Wed. Apr 7th, 2021
St. Bernard’s School of Religion Keeps Students Connected, Involved
St. Bernard School of Religion students created custom, paper shoe designs to be included in the school’s annual “Works of Mercy” project, which raised over $3,900 this year. (Photo: Erin DeGregorio)

BERGEN BEACH — When schools went remote last spring, religious education programs also pivoted to continue teaching children about the Catholic faith and sacraments.

“The really important thing is that, in all of the pandemic, we’ve learned that we cannot just keep doing things the way we’ve always done them,” said Father Joseph Gibino, vicar for Evangelization and Catechesis for the Diocese of Brooklyn. “We’ve got to be really new and creative in our thinking.”

Melissa Wagner, director of Faith Formation and the School of Religion at St. Bernard Parish, for example, reworked the School of Religion’s programming and communications to include technology components. By utilizing Option C — a program used by schools in the diocese similar to an online homeroom for students and parents — Wagner and her 30 catechists sent out more messages, Sunday Mass-related lessons and resources, and reminders to attend live-streamed Masses. They also implemented Sadlier’s blended learning “Christ in Us” catechetical program, which has transformed religious education experience in parishes.

“I was a child of a religious education program, and I always felt the disconnect from the parish. For me, it was always, ‘I go to religion on Wednesdays, and that’s it,’ ” Wagner explained. “Now, I think it’s been about the personal relationships I’ve tried to create with the families that have given them the confidence in knowing this is not about a one-day program.”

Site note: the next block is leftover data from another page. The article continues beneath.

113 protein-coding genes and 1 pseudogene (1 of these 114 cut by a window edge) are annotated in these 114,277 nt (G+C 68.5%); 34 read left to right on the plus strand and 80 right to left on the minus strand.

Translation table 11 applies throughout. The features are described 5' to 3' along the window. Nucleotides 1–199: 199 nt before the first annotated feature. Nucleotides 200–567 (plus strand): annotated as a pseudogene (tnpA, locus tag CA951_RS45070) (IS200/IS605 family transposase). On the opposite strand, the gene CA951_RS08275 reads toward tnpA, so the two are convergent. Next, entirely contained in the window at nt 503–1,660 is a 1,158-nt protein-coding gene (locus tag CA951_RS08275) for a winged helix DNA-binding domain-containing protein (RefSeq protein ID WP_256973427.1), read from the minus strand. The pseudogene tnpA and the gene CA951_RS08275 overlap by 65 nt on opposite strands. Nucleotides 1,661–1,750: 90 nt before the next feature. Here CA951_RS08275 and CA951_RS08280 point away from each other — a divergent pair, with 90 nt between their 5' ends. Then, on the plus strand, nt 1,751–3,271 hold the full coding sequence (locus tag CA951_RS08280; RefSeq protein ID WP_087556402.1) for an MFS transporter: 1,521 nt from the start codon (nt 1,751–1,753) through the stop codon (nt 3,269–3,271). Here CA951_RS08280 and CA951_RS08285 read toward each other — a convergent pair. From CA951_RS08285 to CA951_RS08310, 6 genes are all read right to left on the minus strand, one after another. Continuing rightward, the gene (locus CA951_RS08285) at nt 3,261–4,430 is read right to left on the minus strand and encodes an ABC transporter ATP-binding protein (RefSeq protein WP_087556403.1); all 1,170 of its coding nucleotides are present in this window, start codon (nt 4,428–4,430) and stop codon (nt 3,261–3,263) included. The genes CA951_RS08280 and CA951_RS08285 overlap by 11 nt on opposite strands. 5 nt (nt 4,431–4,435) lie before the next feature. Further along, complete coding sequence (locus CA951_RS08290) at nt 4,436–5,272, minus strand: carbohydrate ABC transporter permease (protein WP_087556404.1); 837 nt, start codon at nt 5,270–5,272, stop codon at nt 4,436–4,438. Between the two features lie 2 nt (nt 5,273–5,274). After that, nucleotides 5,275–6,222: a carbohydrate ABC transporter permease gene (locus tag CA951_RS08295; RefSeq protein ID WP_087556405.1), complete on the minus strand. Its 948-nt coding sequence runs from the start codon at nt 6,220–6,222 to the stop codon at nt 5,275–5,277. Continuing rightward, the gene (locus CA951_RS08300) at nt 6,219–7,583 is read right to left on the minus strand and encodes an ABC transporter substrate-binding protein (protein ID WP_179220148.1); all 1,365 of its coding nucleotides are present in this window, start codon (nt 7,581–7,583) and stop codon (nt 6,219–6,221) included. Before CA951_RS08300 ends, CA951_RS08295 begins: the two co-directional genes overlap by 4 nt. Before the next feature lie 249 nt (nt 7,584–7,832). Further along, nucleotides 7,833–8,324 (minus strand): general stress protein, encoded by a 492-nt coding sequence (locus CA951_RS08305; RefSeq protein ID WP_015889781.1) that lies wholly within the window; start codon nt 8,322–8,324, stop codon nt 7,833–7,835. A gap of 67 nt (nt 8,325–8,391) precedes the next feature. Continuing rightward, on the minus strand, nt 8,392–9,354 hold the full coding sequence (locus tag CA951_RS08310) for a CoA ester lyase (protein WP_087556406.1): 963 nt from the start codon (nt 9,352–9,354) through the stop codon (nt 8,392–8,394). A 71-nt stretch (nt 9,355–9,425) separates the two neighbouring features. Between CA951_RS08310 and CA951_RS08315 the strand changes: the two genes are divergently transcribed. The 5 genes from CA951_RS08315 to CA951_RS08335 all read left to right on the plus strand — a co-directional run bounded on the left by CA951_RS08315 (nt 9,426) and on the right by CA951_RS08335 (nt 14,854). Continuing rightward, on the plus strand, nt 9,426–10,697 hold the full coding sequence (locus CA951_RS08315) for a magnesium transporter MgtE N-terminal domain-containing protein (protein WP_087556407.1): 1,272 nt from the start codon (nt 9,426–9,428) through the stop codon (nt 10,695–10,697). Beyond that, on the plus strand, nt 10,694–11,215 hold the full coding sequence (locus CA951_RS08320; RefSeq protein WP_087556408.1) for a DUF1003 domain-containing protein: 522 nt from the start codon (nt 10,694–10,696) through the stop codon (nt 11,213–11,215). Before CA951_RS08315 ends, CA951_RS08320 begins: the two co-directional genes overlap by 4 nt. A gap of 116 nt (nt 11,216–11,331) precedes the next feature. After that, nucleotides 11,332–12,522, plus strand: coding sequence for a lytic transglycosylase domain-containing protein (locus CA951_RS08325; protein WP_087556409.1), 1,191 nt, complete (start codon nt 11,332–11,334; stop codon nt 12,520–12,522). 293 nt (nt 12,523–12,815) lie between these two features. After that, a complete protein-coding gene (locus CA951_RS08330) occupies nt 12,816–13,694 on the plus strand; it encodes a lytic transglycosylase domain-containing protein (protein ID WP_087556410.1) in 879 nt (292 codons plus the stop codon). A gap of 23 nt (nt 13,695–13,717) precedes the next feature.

Wagner and her staff also continue to communicate with families through old-fashioned methods — making phone calls and sending customized postcards via snail mail. This, according to Wagner, allows her team to check in on the families in more personalized ways.

“When the pandemic started, people felt a little detached, and some even said, ‘I can’t even think about the religious aspect of schooling right now.’ We weren’t here to say, ‘Your child didn’t do the lesson’ — it became ‘We’re calling to see how you’re doing and if you need anything,’ ” Wagner said.

“This year, our motto became ‘The distance is temporary, but God’s love is forever,’ ” she added.

Though Wagner hoped 100% in-person sessions would begin this January again, students continue to meet with their teachers and St. Bernard’s clergy (made up of Msgr. Joseph R. Grimaldi, Father Michael G. Tedone, and Deacon Christopher A. Wagner) over Zoom. The program’s 260 students also meet in person — by grade in small groups on a rotating basis — once a month while adhering to health and safety guidelines.

“Even though our normal teaching practices have been suspended for the school year, it is through love — love of one’s parish, love of one’s students, love of one’s teacher — that St. Bernard’s School of Religion is able to have such a successful year,” Wagner said, noting that 90 percent of students returned for the 2020-2021 school year. “So many volunteers, staff, and families have dedicated their time and effort to this program, and it was all done in love.”

Similar to what was held during Advent, Wagner has organized four Holy Hours that revolve around St. Joseph for confirmation candidates to participate in this Lenten season.

She is also encouraging the 66 current confirmation candidates to help out with preparations for the First Holy Communion candidates. They are organizing reading materials and gift bags for the second-graders upcoming retreat.

“I’ve always told the confirmation candidates that they need to be the stewards and witnesses for the rest of the kids in the program,” Wagner added. “That way, when those children get older, they’ll say they want to do those kinds of activities, too.”

Wagner also modified the confirmation candidates’ annual “Works of Mercy” project, in which the candidates drew sneaker designs and raised monetary donations for Sole Purpose, a non-profit organization started by two high school students to help supply refurbished sneakers to the homeless in New York City.

The paper sneakers were put on display in front of the church during the month of March. Wagner said over $3,900 was collected during the first two weekends in March when the fundraiser took place.

Towards the end of Lent, St. Bernard’s School of Religion will be partnering up with St. Edmund Prep by making Easter cards for those living in nursing home facilities.

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